The House Has Got Climate on Its Mind
by Bill Chameides | October 10th, 2008
posted by Erica Rowell (Editor)
Amid all the furor and worry over the economy, did anyone notice the passage of a major milestone in addressing climate change? This week, U.S. Representatives John Dingell and Rick Boucher released a “discussion draft” of a bill to place a cap on greenhouse pollution in the United States.
In the past five years the Senate has considered three separate comprehensive bills on climate change. The most recent one was the Warner-Lieberman bill which made it to the Senate floor but never got to a vote.
Incredibly, a comprehensive bill on climate change has never reached the House floor. Shortly after the 2006 elections, Speaker Nancy Pelosi promised that a climate bill would reach the House floor by July 4th of 2007. As July 4th approached, the date was delayed until the fall, and then pushed back to sometime in 2008.
So the release of a discussion draft of comprehensive climate legislation by Dingell (D- Mich.) and Boucher (D-Va.) is worthy of some note.
The bill would establish a cap-and-trade system for reducing greenhouse emissions from sources that collectively comprise a little less than 90 percent of our total emissions today. As with other cap-and-trade bills, the cap would decline over time: Six percent below current emissions by 2020, 40 percent by 2040, and 80 percent by 2050. Some have criticized the bill for the pace of the emission reductions in the early years, opining that stricter caps are needed by 2020.
Perhaps because Dingell represents the 15th District of Michigan, a suburb of Detroit, the bill does not appear to place any limits on the automotive sector. Instead, emissions from transportation are addressed exclusively by placing caps on the oil industry (i.e., petroleum producers and refiners). And perhaps because Boucher represents the 9th District of Virginia, a coal-mining area, the bill does not place any limits on coal production. Emissions from the power sector are instead addressed by placing caps on power plants. The bill does, on the other hand, provide incentives for carbon capture and sequestration which would allow power plants to use coal without adding to the burden of greenhouse gas pollution in the atmosphere.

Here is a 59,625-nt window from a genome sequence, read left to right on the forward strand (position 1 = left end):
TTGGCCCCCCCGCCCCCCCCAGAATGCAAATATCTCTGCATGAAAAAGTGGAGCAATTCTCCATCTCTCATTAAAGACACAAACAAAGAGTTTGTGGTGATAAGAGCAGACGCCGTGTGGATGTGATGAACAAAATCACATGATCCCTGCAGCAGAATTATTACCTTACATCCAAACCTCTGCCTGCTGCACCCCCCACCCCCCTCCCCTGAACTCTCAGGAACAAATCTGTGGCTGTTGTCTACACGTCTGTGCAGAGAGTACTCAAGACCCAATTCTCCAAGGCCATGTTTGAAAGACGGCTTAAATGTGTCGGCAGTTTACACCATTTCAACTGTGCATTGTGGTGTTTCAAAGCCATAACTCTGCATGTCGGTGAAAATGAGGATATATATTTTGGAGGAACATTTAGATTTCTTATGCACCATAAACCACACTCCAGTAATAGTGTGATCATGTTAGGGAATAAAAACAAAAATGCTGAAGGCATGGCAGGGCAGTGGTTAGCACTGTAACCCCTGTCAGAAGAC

Does this draft bill have any chance of becoming legislation? Well, the long-term prognosis is not bad. Dingell and Boucher are no slouches when it comes to influence in the House. Dingell is the longest serving member of the House. As chair of the House Committee on Energy and Commerce, and despite his advanced age of 82, he is arguably one of the most powerful members of the House. Boucher sits on the House Committee on Energy and Commerce and is chair of the Subcommittee Energy and Air Quality. If there is ever to be a climate bill from the House, that bill will have to go through them.
The short-term prognosis on the other hand is DOA. The draft will not be considered until after the election – effectively that means sometime next year after the new Congress is sworn in. Like fans of the Chicago Cubs, you’ll have to wait ‘til next year.filed under: climate change, faculty, politics